Board games shouldn’t be succeeding… Dice and wood? Face to face play with live humans? In a world of X-Boxes and handheld gaming systems, paper games should be dead and buried—the first casualty of the digital shift. But when I walk into any half-decent gaming store on a Saturday I don’t just see the gamers inside browsing the games, they’re actually playing. And somewhere near the front of the storeI can always find a sign listing the events that are happening there every night of the week. 

So when I hear that bookstores are doomed because books are going digital I sigh. Not because I disagree, but because it didn’t have to be this way.

While I like to read ebooks, no one can accuse me of not understanding the love of paper and ink. When other fourteen-year-olds were still trying to figure out whether their first grown-up job was going to be flipping burgers or or filing papers, I knew there was only one place I wanted to work: in a bookstore. After all, if I was going to become a best-selling science-fiction author, then I needed to be around best-selling volumes.

And when I talked my way into my first job at the (long gone) B. Dalton bookstore in the Garden State Plaza in Paramus New Jersey it was even more exciting that I could imagine. Not only was I surrounded by books, but I got to play with them as well: there were cardboard stand-ups that needed to be constructed, face-outs (where I got to pick which books were showing off their covers instead of their spines), and even the forbidden fruit of the strips; old paperbacks that were “returned” by having their covers torn off, leaving their exposed inner pages to be taken home and consumed by a young reader eager to devour every volume he could get his hands on.

But those old strips didn’t end up staying on my shelf for very long, because a book without a cover just felt broken and wrong—like a balloon without its skin; just a lot of some hot air. And over the years I’ve bought many of those titles over and over again, just so I can show them off on a shelf.

There’s no doubt that things have changed a lot since the 80s: first Amazon cut out the soul of the bookstore by destroying the retail stores on price, and then ebooks came along and stomped on their (barely) beating hearts But as shocking as it’s been to see the retail store being eaten away by its digital counterparts (both from within and without), it’s been even more disheartening to watch them give up. The modern bookstore seems to be doing everything they can to avoid becoming of becoming the champions of the books that they’re filled with.

I saw it in Borders, and the disease is spreading: the worst thing about modern bookstores is how defensive they seem about what they’re selling. Instead of celebrating their legacy and working hard to find new readers, the modern bookstore is like an aging actor who’s still thinks they can play a 20 year old. They’re either stuffing themselves  full of modern gadgets (and looking pathetic in the bargain), or trying so hard to please with movie tie-ins and series titles packed in so tightly that you have no way to discover anything personal and new.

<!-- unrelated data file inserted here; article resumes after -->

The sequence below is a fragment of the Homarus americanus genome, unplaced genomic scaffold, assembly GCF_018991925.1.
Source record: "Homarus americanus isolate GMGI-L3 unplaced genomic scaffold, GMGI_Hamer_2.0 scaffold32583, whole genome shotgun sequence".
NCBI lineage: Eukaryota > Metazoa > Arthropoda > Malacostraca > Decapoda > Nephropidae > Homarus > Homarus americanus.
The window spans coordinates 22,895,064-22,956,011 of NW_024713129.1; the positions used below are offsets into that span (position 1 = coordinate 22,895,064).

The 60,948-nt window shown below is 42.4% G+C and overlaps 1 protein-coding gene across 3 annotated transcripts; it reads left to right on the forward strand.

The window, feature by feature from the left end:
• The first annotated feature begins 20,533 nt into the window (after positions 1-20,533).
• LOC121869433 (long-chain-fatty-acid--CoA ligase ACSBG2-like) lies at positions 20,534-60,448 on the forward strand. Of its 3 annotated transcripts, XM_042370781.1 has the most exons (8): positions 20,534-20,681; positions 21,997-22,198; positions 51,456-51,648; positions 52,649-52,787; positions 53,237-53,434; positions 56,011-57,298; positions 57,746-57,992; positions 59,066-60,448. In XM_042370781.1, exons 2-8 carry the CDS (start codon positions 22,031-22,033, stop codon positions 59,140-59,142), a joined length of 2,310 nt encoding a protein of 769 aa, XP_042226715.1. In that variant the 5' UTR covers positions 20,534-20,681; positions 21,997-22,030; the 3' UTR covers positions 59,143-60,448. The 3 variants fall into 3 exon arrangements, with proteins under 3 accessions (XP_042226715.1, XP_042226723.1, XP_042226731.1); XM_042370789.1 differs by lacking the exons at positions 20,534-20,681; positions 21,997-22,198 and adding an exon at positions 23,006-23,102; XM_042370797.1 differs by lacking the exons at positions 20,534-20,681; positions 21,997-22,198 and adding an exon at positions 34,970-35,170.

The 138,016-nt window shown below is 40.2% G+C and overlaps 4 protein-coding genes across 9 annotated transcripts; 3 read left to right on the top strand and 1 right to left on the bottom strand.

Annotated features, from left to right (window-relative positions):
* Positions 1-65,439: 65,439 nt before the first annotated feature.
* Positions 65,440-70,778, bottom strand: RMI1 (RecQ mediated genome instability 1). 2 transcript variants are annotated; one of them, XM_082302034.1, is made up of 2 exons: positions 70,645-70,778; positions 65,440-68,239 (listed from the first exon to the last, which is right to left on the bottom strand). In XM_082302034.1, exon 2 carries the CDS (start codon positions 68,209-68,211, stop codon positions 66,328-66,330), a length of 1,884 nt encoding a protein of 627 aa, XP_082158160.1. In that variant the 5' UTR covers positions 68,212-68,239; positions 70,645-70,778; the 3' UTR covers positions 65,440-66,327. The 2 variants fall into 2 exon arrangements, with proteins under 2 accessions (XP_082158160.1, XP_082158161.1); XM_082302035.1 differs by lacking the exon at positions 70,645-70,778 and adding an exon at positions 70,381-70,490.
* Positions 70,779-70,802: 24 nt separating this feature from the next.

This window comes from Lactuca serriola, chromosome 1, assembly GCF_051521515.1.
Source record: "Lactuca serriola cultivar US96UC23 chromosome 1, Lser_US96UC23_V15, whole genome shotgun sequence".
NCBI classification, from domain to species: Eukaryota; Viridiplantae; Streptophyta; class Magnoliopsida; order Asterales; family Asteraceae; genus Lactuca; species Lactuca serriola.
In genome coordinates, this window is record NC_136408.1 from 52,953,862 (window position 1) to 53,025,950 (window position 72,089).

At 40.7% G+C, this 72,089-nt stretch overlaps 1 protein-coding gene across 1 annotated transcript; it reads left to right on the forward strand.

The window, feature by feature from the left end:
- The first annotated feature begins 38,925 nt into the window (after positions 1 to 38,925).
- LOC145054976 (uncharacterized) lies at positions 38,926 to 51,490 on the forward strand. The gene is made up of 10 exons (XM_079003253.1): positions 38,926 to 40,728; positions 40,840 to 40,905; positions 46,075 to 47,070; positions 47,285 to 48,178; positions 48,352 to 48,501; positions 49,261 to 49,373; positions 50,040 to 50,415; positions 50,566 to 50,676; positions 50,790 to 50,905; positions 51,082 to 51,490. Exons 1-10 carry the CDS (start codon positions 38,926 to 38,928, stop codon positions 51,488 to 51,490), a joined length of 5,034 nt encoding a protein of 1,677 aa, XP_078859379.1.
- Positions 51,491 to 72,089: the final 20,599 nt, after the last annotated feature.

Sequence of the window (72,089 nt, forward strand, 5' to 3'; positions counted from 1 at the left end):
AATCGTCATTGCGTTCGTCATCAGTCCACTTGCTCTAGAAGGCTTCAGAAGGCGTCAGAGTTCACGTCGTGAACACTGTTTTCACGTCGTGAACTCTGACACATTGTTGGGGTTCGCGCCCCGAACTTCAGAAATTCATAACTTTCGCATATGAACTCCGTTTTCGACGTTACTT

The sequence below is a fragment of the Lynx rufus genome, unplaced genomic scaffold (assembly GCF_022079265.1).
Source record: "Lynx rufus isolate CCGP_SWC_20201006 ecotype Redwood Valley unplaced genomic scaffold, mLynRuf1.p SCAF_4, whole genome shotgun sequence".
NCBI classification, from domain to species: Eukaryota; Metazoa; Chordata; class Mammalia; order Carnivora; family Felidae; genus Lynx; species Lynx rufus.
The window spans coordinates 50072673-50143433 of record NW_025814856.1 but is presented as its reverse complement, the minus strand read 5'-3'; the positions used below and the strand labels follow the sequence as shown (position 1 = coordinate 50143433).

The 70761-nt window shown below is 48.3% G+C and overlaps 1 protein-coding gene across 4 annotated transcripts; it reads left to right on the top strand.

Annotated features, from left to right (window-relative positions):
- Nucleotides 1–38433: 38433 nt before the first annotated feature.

For bookstores to survive they’re going need to become places where people come together to celebrate the physicality of books and rediscover the power of reading.

After half a century of gorging on cheap, flimsy softcovers, glossy magazines full of short, ephemeral stories, and gadgets and gee-gaws that have no place anywhere near a volume of prose, it seems like the entire concept of the bookstore is on life-support. If they are going to survive, then they need to stop feeling like a place where print is going to die, and reinvent themselves as a place to celebrate of the wonders of print.

A well crafted book is an object of desire, weight, and worth, both within and without. Books take up space in your life, and the reason that people want to walk through a bookstore door is so that they can hold these objects in their hands, and then share them with others just by proudly holding up the cover while they’re reading, or pulling them down off the shelf to reveal the mysteries within.

Bookstores have always been at their best when they’ve been more than just places to browse, so why aren’t they a place to hang out, to read, and to discuss the joy of being a read? And why not shout a little while you’re at it? They’re not libraries, and they shouldn’t be. How about book clubs, and seminars with local authors? How about debates, and readings for the kids? Even some simple arts and crafts might get people in the door.

If hushed tones and awkward glances over a rack of overpriced DVDs could give way to genuine human interaction and lively debate, and I’m betting they’ll sell a lot more copies in the bargain.

Sadly though, I’m starting to think that it may already be too late to save the bookstore. After all, the ebook train is barreling down the track, and the chains have long given up doing anything but trying to outrun the locomotive fast as they can. It’s even more depressing when you realize that all they need to do to escape is simply jump off the tracks.

But as someone who only recently got his name up on those bookshelves and made his teenage dreams come true, I sure hope that they can figure it out in time. If bookstores can lose their shame and guilt and start building an audience maybe they’ll finally be willing to admit that sometimes it’s okay to judge a book by its cover. That’s something that readers have already know for a very long time.

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